Before we start with the
Do you remember who Rosemary Dobson is?
What did she write about?
Classwork from the previous
Words to Define:
• Cherubs: a winged angel
• Mizzen-mast: The third mast on a ship, usually after the biggest one. • Agape: mean to love (Greek agapi), in Christian theology love of God or Christ • Triton: Greek god, messenger of the sea, a merman son of Poseidon. • Conch: name give to a number of sea snails, also known by their shell • Scrolls: a roll of papyrus, parchment, paper containing writing. • Heathen: a person not relating to the widely held religions by those who do • Columbus: An Italian traveller who went to Portugal and was sent to explore. • Isle of Pearls: a collection of islands in Panama (between North and South America)
• Square-rigged: The set out of the sails
• De Bry (‘Will’): A traveller who drew detailed drawings of the New World • hatch: small opening which allows access from one place to another
Accumulation: the collection or amass of items.
Emphasis: special importance or stress on an idea.
Italics: the use of a slanting font when we wish to
emphasise an idea.
Historical allusion a reference to something that
has happened in history and is similar or
Why do we tell stories?
Look and think about the following question. Then
Why do we tell stories?
When do you tell stories?
Why is the pub or a gathering a place to tell
Where is the play set?
What is the speaker describing?
Why do you think the speaker uses such imagery?
What do you think is the purpose of the poem?
Ghost Town: New
Where is it set?
It is in the north of NSW, we
established this in class
What kind of climate and
landscape do you expect in
Why is it called rural?
Stanzas of the poem
Write a sentence next to each stanza describing
what it is about.
For the language techniques used, draw a table for
the six stanzas and name and give an example of
the techniques used.
Techniques found: imagery, repetition, metaphor
Ideas from the poem
Discovery of new lands and landscapes does not always result in a sustained pattern of settlement
Discovery is often a rediscovery of a past we need to engage with if we are to appreciate the impermanence of existence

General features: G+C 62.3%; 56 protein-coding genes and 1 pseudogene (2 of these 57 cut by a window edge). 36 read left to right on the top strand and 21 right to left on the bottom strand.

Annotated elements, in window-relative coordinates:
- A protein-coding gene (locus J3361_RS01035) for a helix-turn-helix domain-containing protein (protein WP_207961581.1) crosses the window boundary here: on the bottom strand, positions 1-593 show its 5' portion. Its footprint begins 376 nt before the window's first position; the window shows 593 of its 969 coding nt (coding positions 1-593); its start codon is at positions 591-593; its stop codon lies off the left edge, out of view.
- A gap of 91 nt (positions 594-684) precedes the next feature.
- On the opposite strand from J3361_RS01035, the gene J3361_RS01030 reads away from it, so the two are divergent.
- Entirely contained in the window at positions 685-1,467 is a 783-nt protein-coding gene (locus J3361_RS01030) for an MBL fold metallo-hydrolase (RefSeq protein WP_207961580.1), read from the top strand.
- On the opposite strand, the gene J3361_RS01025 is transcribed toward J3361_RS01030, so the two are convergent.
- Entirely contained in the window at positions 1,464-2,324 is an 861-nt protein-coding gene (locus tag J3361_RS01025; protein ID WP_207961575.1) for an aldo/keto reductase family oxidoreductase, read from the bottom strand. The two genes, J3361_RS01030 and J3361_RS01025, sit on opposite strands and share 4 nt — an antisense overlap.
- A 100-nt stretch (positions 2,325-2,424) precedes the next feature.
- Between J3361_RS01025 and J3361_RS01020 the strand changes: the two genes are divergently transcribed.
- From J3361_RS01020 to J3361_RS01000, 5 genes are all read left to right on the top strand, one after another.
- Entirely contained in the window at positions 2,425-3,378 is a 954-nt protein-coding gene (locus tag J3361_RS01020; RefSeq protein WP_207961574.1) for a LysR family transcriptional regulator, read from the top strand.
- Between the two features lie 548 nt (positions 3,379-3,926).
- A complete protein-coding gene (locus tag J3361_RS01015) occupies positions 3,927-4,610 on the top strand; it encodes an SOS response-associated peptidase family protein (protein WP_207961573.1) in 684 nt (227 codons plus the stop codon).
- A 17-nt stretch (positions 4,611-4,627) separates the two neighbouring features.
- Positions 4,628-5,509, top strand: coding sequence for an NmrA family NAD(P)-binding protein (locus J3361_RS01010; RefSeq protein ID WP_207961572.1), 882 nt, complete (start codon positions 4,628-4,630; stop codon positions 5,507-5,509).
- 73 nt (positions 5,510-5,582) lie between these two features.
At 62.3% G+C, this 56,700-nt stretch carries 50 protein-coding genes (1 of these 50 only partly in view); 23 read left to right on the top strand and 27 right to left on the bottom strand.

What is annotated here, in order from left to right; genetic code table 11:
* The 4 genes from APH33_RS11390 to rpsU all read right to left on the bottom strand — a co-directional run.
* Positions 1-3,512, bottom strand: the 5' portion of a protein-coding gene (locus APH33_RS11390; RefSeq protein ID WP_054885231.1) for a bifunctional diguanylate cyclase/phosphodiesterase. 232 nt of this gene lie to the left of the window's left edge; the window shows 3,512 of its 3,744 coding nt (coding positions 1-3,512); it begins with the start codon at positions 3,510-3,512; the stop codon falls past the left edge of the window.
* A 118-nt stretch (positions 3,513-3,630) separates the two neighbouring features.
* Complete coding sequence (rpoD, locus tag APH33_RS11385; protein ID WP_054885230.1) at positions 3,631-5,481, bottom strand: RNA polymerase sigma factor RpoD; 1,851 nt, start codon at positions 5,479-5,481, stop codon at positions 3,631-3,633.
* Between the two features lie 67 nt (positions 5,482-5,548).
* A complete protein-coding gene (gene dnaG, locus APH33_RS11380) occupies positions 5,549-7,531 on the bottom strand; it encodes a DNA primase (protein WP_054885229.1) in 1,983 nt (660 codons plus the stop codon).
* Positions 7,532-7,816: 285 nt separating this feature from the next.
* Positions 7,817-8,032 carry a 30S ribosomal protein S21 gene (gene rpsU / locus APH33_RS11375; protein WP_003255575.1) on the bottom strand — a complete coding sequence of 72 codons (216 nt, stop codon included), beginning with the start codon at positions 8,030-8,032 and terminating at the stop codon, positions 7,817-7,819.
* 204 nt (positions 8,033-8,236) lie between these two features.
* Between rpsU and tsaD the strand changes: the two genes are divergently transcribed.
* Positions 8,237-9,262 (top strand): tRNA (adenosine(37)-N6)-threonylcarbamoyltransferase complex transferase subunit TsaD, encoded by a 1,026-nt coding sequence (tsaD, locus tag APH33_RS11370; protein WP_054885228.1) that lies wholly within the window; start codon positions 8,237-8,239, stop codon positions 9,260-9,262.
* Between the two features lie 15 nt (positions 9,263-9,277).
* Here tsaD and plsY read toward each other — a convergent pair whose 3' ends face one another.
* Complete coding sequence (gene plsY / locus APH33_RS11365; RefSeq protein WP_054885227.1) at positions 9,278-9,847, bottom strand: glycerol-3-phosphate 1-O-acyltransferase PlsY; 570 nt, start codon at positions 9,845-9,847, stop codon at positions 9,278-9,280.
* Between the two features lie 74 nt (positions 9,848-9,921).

We need to take time to ‘see’ with the poet’s eye or that of anyone who can give us insight into the social and cultural landscapes that frame our view of a national identity
Rediscovery leads to new understandings of a world beyond ourself – an appreciation of what others experienced, the isolation and the community of the past.
Emotional relics of the past remind us that we are all subject to becoming artefacts that, once explored and evaluated, may present a continuance between the past and the present and the future sense of being and connection to a national landscape.
A state of being and not being – existence then none- the epiphany that all things are subject to transitional continuums
Is about the process of writing, the troubled mind of a poet is like that of a caged tiger. Structure: a quatrain poem (4 lines per stanza with the rhyme scheme abcb)
The first stanza describes the feeling of being caged, lack of freedom, having no voice and the urge to break free. Alliteration, metaphor is used.
Stanza two explains how the poet is trapped by what is to be written on the page. The poem makes reference to the past when the writer was able to express themselves, however at this stage they are stuck.
Stanza three describes the gaze of the poet, looking staring looking for the light, the answer. The poet is hunting, watching, trying to seek the words.
The last stanza invites the reader...
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